The Triumph TR3 is a British sports car produced between 1955 and 1962 by the Standard-Triumph Motor Company of Coventry, England. A traditional roadster, the TR3 is an evolution of the company’s earlier TR2 model, with greater power and improved braking. Updated variants, popularly but unofficially known as the “TR3A” and “TR3B”, entered production in 1957 and 1962 respectively. The TR3 was succeeded by the Michelotti-styled, mechanically similar Triumph TR4.
The rugged ‘sidescreen’ TR, so named for its employment of removable plexiglass side curtains, was a sales and motorsport success. With approximately 74,800 TR3s sold across all variants, the model was the company’s third best seller in the TR range, behind the TR7 (111,500 units) and TR6 (94,500 units) models. The Triumph was campaigned in races, hill climbs, and rallies across Europe and North America, with several outright, team, and class victories to its credit.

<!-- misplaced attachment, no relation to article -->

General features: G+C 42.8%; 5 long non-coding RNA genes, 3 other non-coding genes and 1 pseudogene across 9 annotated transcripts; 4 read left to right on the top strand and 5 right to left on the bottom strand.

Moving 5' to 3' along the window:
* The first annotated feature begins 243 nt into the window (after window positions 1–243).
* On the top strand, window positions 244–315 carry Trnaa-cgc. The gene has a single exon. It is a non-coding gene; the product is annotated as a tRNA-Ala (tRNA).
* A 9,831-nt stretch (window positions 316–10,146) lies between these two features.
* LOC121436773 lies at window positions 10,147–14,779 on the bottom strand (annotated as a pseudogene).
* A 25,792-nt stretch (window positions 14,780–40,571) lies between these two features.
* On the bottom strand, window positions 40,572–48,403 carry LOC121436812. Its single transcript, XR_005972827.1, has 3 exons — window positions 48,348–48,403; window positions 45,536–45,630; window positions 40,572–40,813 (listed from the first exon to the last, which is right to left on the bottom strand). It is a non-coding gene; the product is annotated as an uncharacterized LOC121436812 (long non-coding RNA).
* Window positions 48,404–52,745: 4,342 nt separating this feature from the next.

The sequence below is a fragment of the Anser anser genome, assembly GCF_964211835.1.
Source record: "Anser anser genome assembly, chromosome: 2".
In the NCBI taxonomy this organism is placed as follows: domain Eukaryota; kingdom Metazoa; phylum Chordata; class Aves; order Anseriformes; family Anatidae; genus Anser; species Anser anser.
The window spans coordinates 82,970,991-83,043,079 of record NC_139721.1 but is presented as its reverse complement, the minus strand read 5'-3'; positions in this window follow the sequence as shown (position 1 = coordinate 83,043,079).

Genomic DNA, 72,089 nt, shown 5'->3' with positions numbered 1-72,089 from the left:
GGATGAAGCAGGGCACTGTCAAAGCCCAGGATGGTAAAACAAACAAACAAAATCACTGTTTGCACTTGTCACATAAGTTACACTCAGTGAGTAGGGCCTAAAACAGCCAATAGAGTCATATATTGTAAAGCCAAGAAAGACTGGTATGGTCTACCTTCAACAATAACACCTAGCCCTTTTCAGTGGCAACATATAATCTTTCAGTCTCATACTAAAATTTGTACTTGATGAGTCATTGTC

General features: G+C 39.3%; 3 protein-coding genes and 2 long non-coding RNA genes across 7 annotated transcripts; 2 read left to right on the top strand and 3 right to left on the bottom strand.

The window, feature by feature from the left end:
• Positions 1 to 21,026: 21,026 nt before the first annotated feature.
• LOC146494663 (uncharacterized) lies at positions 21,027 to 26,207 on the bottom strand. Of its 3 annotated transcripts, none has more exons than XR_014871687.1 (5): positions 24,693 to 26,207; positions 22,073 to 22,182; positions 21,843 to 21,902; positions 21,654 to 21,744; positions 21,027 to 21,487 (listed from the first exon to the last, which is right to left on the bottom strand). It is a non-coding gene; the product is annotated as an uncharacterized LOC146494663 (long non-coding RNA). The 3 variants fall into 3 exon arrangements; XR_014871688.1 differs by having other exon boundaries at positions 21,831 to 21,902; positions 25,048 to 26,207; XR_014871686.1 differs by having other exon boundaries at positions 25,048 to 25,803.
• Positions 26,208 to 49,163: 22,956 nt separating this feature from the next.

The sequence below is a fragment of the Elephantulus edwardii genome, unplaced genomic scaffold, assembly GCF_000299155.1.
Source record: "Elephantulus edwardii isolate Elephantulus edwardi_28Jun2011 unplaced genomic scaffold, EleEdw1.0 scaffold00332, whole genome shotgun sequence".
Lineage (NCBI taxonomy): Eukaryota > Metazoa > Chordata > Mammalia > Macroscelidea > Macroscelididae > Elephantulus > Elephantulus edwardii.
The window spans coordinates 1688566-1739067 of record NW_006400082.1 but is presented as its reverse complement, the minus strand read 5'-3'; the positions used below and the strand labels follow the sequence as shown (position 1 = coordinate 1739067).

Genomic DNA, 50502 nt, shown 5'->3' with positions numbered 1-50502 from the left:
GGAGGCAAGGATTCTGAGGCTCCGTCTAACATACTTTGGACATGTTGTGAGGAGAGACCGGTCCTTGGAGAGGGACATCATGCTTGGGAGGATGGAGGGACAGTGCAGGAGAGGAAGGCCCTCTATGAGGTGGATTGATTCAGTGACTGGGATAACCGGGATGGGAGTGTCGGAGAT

In 1957 the TR3 was updated with various changes including a full width radiator grille and this facelifted model was commonly referred to as the Triumph “TR3A”. However the cars were not badged as such and the “TR3A” name was not used officially, as is evident from contemporary sales brochures. The “TR3A” was built between 1957 and 1962.
In June 1977, Road & Track magazine published an article titled “Driving Impressions: TR3A & TR250” in its 30th anniversary issue. It published a 0–60 mph (97 km/h) time of 12.0 seconds, power output of 100 bhp (75 kW) at 4800 rpm, observed kerb weight of 2,090 lb (950 kg) and fuel consumption of 28 miles per imperial gallon (10 L/100 km; 23 mpg‑US).